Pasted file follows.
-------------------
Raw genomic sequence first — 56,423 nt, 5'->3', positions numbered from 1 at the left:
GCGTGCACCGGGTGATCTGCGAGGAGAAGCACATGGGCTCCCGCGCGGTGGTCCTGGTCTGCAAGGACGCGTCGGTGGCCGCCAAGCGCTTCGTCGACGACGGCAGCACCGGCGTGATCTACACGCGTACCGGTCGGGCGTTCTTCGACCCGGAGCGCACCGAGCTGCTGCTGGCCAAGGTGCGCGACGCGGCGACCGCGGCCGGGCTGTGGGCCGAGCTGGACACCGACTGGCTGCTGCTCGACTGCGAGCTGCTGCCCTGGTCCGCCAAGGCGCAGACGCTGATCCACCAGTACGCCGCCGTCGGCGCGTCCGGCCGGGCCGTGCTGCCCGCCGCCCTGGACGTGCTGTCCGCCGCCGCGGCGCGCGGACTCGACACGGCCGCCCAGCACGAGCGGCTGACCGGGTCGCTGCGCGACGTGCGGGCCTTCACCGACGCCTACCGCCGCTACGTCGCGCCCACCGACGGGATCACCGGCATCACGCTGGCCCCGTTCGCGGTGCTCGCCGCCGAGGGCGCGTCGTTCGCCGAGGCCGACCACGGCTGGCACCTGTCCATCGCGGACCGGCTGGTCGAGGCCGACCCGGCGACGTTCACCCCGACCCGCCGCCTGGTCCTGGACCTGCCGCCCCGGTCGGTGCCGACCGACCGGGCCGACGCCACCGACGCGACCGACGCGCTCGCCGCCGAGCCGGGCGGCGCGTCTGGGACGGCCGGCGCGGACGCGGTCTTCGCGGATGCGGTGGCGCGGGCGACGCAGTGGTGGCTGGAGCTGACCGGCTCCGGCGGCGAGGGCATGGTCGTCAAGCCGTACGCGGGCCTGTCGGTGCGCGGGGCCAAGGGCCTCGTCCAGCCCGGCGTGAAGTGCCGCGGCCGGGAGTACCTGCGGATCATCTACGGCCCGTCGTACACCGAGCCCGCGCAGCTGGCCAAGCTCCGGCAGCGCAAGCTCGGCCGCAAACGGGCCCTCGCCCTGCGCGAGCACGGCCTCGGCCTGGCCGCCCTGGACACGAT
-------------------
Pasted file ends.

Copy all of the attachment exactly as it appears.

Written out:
Raw genomic sequence first — 56,423 nt, 5'->3', positions numbered from 1 at the left:
GCGTGCACCGGGTGATCTGCGAGGAGAAGCACATGGGCTCCCGCGCGGTGGTCCTGGTCTGCAAGGACGCGTCGGTGGCCGCCAAGCGCTTCGTCGACGACGGCAGCACCGGCGTGATCTACACGCGTACCGGTCGGGCGTTCTTCGACCCGGAGCGCACCGAGCTGCTGCTGGCCAAGGTGCGCGACGCGGCGACCGCGGCCGGGCTGTGGGCCGAGCTGGACACCGACTGGCTGCTGCTCGACTGCGAGCTGCTGCCCTGGTCCGCCAAGGCGCAGACGCTGATCCACCAGTACGCCGCCGTCGGCGCGTCCGGCCGGGCCGTGCTGCCCGCCGCCCTGGACGTGCTGTCCGCCGCCGCGGCGCGCGGACTCGACACGGCCGCCCAGCACGAGCGGCTGACCGGGTCGCTGCGCGACGTGCGGGCCTTCACCGACGCCTACCGCCGCTACGTCGCGCCCACCGACGGGATCACCGGCATCACGCTGGCCCCGTTCGCGGTGCTCGCCGCCGAGGGCGCGTCGTTCGCCGAGGCCGACCACGGCTGGCACCTGTCCATCGCGGACCGGCTGGTCGAGGCCGACCCGGCGACGTTCACCCCGACCCGCCGCCTGGTCCTGGACCTGCCGCCCCGGTCGGTGCCGACCGACCGGGCCGACGCCACCGACGCGACCGACGCGCTCGCCGCCGAGCCGGGCGGCGCGTCTGGGACGGCCGGCGCGGACGCGGTCTTCGCGGATGCGGTGGCGCGGGCGACGCAGTGGTGGCTGGAGCTGACCGGCTCCGGCGGCGAGGGCATGGTCGTCAAGCCGTACGCGGGCCTGTCGGTGCGCGGGGCCAAGGGCCTCGTCCAGCCCGGCGTGAAGTGCCGCGGCCGGGAGTACCTGCGGATCATCTACGGCCCGTCGTACACCGAGCCCGCGCAGCTGGCCAAGCTCCGGCAGCGCAAGCTCGGCCGCAAACGGGCCCTCGCCCTGCGCGAGCACGGCCTCGGCCTGGCCGCCCTGGACACGAT